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Getting ROI from your digital self-service



Customers’ use of digital channels has increased been increasing for many years and the recent pandemic has only accelerated this growth. With increased use has come customers being more demanding and wanting faster answers to their queries. This has firmly put the spotlight on customers being able to self-serve. As customers become more tech savvy they are more comfortable using this channel to find any information they need and to solve routine queries. However the channel does need to these services with the speed and effectiveness that they are looking for.


Effective self-service, implemented and run correctly, can generate ROI from self-service whilst also improving the customer experience. However, if the service fails to meet customer needs they won’t use it or will abandon their queries part way through and switch to other channels.


The secret to self-service success

To ensure that you deploy digital self-service successfully, achieve a good ROI and improve customer satisfaction, there are four key areas to focus on:


1. Deliver up-to-date, accessible knowledge

Part of the foundation for an effective self-service system is a comprehensive, accessible knowledge base. This knowledge base needs to understand the questions customers ask, however the questions are phrased. Only the relevant information should be delivered as a response to ensure customers do not need to scroll through pages of inappropriate results. It is not just about building this database with the right information but also ensuring that it is always up-to-date. A good self-service system will also learn from the questions it is asked enriching current responses and creating new ones when new queries arise.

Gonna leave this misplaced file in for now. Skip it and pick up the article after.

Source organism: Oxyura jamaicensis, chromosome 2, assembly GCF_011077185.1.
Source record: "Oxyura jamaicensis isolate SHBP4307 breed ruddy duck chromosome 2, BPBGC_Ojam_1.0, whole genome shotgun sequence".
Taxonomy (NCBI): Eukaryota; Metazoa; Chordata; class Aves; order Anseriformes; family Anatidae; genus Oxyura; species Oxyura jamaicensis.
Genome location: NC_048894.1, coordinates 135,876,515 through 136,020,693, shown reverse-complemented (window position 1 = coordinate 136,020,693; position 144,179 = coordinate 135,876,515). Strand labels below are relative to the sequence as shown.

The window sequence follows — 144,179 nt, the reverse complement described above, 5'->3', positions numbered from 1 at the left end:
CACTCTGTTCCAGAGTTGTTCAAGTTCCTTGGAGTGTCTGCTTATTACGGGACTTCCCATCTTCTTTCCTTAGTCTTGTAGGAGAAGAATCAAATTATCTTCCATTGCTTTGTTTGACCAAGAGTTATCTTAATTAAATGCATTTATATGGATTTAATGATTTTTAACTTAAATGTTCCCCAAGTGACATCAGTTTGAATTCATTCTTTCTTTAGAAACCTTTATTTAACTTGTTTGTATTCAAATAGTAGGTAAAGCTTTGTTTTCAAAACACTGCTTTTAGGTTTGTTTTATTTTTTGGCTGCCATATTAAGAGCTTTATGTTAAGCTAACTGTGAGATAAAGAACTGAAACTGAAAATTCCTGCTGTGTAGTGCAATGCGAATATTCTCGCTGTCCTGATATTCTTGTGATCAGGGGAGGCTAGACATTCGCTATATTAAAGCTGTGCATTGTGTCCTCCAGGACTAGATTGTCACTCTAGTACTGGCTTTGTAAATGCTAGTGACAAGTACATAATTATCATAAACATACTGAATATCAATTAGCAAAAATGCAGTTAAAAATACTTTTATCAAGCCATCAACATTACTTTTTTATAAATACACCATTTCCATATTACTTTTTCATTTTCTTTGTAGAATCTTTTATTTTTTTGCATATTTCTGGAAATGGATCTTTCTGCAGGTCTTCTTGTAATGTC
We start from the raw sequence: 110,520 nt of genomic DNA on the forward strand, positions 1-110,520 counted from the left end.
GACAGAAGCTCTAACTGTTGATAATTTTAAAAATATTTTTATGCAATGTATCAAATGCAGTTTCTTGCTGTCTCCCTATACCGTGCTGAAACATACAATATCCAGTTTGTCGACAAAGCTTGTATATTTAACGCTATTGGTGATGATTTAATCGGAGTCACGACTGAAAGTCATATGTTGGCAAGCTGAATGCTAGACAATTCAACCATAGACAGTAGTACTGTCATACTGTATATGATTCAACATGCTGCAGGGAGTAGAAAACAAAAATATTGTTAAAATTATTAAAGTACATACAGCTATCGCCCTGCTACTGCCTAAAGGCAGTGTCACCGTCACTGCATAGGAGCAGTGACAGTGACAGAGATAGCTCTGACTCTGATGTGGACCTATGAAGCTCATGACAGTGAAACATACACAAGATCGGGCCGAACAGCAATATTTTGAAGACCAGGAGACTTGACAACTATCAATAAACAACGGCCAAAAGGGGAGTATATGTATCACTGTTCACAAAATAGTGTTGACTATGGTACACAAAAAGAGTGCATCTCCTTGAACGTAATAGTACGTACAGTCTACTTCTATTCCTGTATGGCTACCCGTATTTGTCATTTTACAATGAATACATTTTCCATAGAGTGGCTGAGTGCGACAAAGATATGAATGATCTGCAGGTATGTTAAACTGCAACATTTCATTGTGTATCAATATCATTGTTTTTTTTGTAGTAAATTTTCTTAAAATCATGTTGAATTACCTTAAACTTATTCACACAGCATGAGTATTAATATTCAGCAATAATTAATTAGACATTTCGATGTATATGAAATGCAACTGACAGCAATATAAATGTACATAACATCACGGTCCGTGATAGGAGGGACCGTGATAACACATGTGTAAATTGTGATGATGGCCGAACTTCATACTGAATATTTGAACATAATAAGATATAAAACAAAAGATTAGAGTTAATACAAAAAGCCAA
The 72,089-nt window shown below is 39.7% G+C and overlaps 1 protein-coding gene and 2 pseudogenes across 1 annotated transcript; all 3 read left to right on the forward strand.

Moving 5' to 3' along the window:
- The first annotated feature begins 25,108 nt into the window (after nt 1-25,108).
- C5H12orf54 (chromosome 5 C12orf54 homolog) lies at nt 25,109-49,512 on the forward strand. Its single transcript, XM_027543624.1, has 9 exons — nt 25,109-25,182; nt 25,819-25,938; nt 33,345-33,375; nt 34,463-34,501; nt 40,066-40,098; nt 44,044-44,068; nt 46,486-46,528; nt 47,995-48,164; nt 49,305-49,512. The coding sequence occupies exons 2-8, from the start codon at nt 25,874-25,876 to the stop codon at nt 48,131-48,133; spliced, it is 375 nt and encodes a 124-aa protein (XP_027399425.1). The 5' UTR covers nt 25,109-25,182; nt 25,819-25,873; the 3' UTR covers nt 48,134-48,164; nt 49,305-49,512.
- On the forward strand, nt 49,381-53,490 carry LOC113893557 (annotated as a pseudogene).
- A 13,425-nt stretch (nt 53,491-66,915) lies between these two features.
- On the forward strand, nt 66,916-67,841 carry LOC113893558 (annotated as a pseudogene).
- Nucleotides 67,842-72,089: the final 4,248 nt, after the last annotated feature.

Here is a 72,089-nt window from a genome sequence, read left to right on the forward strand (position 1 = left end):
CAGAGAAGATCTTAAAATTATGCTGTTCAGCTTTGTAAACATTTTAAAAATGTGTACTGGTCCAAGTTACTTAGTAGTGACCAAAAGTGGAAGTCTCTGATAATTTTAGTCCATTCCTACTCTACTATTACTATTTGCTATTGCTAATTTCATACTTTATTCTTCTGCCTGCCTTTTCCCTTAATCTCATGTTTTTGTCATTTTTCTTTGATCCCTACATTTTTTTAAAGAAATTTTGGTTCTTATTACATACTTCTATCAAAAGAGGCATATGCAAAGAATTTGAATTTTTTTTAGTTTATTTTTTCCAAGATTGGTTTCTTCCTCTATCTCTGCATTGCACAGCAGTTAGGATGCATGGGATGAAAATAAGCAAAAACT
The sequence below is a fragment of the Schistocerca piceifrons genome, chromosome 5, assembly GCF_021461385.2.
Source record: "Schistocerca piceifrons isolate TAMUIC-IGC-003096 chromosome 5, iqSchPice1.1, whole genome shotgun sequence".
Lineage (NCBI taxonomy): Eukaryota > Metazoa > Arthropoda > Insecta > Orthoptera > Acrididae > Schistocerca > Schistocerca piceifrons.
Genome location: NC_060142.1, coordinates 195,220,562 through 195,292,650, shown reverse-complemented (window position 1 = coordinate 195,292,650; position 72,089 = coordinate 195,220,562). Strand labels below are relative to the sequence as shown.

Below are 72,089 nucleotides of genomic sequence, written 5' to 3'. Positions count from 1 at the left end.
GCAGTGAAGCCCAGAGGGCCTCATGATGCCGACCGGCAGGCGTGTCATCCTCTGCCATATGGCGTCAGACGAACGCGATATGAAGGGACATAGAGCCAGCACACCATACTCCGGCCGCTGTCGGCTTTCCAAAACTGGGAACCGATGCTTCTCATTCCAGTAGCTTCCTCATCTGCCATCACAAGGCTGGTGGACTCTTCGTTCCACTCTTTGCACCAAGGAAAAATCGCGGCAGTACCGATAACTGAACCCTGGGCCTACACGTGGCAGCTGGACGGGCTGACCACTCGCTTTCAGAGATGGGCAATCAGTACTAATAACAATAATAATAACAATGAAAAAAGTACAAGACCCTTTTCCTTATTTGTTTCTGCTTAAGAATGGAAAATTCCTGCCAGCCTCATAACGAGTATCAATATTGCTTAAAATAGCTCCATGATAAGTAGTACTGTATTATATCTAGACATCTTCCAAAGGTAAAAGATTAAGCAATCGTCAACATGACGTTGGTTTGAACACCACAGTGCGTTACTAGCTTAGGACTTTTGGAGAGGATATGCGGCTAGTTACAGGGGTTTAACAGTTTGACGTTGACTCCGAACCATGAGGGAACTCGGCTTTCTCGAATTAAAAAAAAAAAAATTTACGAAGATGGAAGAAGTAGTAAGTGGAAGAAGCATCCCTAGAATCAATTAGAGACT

2. Ease of use

If self-service isn’t easy to use then customers will choose to switch to other channels such as the phone, which as well as being more expensive for you, could leave your customers feeling frustrated having wasted their time on the self-service channel. After deployment the self-service system, should be monitored to identify where people drop out of self-service, so that these issues can be remedied.


3. An omnichannel approach

Self-service doesn’t work for every interaction, and not every customer wants to embrace self-service, so it needs to be part of an omnichannel approach. Agents will still be required to handle more complex queries or those that require additional empathy. Your self-service system should be focussed where it delivers most value. This can be established by identifying the customer journeys that are both important and high volume. Ensure that is it easy for someone to transfer away from self-service if it’s not providing them with a satisfactory response.


4. Focus on continual improvement, not just cutting costs

Self-service can reduce the cost to service a single customer, whilst this can be good for the bottom line it also provides an opportunity to reinvest in other customer service channels, such as upskilling agents or improving your knowledge base. This enables you to improve the service a customer receives through all your channels not just self service.


Monitoring the data from self-service as well as other channels may allow you to provider further improvements, such as providing further information to prevent a customer needing to be transferred to an agent, or identifying a need to transfer to an agent sooner in certain instances. An organisations aim should be to continuously improve and ensure self-service keeps delivering value.



Therefore a relevant, easy-to-use information and an omnichannel approach with continual improvement should help you make the most of your self-service system.


Want to know more? Contact us or call us on 0203 9005 360.


Source information provided by Enghouse Interactive: https://enghouseinteractive.co.uk/blog/



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